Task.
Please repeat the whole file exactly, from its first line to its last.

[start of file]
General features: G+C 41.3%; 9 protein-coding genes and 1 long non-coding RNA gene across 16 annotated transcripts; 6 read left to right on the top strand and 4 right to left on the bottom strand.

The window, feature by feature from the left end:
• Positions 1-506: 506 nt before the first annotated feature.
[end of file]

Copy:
General features: G+C 41.3%; 9 protein-coding genes and 1 long non-coding RNA gene across 16 annotated transcripts; 6 read left to right on the top strand and 4 right to left on the bottom strand.

The window, feature by feature from the left end:
• Positions 1-506: 506 nt before the first annotated feature.